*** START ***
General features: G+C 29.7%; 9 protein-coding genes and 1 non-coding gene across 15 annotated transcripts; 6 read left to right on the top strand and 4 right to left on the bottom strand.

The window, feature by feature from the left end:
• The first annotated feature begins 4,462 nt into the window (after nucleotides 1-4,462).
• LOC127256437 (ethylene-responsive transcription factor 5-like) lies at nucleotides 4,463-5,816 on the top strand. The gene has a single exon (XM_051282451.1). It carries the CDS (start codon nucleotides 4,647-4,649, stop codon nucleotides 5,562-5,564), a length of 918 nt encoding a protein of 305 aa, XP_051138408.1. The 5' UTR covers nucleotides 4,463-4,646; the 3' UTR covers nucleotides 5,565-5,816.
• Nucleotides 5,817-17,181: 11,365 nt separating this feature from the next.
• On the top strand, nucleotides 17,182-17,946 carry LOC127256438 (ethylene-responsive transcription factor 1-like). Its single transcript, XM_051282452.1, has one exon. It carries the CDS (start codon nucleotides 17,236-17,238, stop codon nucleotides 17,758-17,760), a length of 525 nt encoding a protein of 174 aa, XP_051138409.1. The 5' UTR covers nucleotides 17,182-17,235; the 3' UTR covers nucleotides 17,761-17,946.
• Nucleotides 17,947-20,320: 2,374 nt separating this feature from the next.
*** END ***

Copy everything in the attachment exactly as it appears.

General features: G+C 29.7%; 9 protein-coding genes and 1 non-coding gene across 15 annotated transcripts; 6 read left to right on the top strand and 4 right to left on the bottom strand.

The window, feature by feature from the left end:
• The first annotated feature begins 4,462 nt into the window (after nucleotides 1-4,462).
• LOC127256437 (ethylene-responsive transcription factor 5-like) lies at nucleotides 4,463-5,816 on the top strand. The gene has a single exon (XM_051282451.1). It carries the CDS (start codon nucleotides 4,647-4,649, stop codon nucleotides 5,562-5,564), a length of 918 nt encoding a protein of 305 aa, XP_051138408.1. The 5' UTR covers nucleotides 4,463-4,646; the 3' UTR covers nucleotides 5,565-5,816.
• Nucleotides 5,817-17,181: 11,365 nt separating this feature from the next.
• On the top strand, nucleotides 17,182-17,946 carry LOC127256438 (ethylene-responsive transcription factor 1-like). Its single transcript, XM_051282452.1, has one exon. It carries the CDS (start codon nucleotides 17,236-17,238, stop codon nucleotides 17,758-17,760), a length of 525 nt encoding a protein of 174 aa, XP_051138409.1. The 5' UTR covers nucleotides 17,182-17,235; the 3' UTR covers nucleotides 17,761-17,946.
• Nucleotides 17,947-20,320: 2,374 nt separating this feature from the next.